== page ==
Both of these versions of Planets position all three planets at or near the origin of Partiview's World coordinate system. Each planet is defined as a separate group, though, so you can select the one you want to see.
Cloudy Earth (planets v0.25)
|The "thumbnail" images above link to much larger pictures.|
Planets v0.21 and v0.25 improve on v0.1 by including specularity in the cloud layer for the Earth. Partiview's default white surface texture is modified by specifying a cloud texture image as an Alpha channel. That texture image includes its own Alpha channel. In combination with an "rgb" declaration, this seems to cause Partiview to display specularity on the planet's surface image. I have not the slightest idea why.
In Planets v0.21, the 512x256 surface textures are projected
sphere1.obj, which has 32 sections and 16 layers.
The Cloud texture is projected
sphere1c.obj, which is identical
sphere1.obj except that it has a diameter of 101 units
instead of only 100.
In Planets v0.25, the 2048x1024 planet surface textures are projected
sphere2.obj, which has 128 sections and 64 layers.
The Cloud texture is projected
sphere2c.obj, which is identical
sphere2.obj except that it has a diameter of 101 units
instead of only 100.
In the process of creating this, I discovered that Partiview seems to have some bugs related to clipping, which affects the textures projected onto Wavefront objects. As best I can tell, the code that implements the bounds speciried in the "clip" directive causes very strange visual effects as the object approaches the more distant clipping boundary: the surface texture becomes partially transparent.
Partiview displaying a clipping bug.
The far side of the Earth (Africa and Madagascar) is visible through the near side of the Earth (the south Pacific, including Australia and the western rim of South America).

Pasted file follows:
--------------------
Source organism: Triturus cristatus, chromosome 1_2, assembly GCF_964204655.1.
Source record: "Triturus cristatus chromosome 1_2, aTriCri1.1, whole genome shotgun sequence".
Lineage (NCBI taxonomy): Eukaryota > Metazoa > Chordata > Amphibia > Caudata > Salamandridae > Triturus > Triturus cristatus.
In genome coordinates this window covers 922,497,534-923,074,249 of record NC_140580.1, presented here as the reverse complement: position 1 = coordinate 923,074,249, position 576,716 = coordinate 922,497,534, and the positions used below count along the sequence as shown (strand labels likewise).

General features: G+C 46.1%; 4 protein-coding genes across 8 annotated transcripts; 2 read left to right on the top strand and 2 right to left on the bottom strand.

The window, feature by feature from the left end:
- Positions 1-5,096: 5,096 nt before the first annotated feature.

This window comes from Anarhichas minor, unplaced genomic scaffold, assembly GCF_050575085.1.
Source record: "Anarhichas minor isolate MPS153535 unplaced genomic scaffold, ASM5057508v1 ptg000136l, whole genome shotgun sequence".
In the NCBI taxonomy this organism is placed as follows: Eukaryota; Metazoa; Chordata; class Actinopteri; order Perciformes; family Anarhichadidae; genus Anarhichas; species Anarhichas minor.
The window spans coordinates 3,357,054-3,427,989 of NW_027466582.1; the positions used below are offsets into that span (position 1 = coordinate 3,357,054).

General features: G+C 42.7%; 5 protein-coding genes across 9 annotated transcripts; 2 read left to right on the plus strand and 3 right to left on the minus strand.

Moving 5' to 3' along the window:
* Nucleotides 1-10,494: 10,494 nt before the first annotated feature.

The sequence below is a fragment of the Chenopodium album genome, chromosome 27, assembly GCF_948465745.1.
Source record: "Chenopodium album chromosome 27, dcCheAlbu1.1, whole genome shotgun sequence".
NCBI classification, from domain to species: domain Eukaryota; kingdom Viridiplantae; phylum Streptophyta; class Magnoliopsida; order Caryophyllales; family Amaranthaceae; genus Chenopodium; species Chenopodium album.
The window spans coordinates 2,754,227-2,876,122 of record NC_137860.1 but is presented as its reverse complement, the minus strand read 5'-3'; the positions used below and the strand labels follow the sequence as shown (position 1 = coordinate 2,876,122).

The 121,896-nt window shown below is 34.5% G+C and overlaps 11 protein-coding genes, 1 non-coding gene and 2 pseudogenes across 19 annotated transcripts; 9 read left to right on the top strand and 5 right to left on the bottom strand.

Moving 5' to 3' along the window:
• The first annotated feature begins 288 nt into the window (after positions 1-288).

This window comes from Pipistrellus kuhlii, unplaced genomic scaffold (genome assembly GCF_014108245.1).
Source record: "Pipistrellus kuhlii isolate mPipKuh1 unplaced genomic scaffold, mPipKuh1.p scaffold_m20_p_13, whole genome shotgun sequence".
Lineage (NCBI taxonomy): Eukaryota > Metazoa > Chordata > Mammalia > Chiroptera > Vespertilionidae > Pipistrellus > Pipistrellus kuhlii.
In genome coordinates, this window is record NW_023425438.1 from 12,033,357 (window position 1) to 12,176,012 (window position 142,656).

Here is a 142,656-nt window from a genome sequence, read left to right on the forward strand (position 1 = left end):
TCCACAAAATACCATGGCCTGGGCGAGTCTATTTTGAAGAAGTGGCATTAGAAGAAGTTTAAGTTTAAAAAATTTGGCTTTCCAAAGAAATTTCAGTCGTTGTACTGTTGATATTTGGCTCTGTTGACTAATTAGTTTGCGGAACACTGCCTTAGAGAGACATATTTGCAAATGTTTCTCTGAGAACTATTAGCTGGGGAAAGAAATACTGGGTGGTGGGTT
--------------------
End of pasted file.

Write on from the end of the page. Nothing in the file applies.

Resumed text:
If you look closely, you'll notice that Africa is reversed. The section of the surface texture image that's projected onto the far side of the glob is seen from its "underside".
This error can be seen by selecting the Earth "group" and using the RighMouseButton to slowly move away from it. As the image of the Earth approaches the far clipping plane, some rather strange effects will be seen, long before the planet is entirely clipped and no longer visible.
A related problem can be seen if the arguments to the "clip" directive
are modified. The code used in
eval clip 0.1 1000
eval clip 0.001 1.0e6
clipping bug: second example
Partiview displaying a clipping bug.
The far side of the Earth (southern South America) is visible through the near side (the Indian Ocean).
While learning how to add a layer of clouds, I discovered that the objects declared in the .cf sometimes are not placed in exactly the same location. Since no position is specified for any of them, I assumed the objects all would be centered precisely at [0,0,0].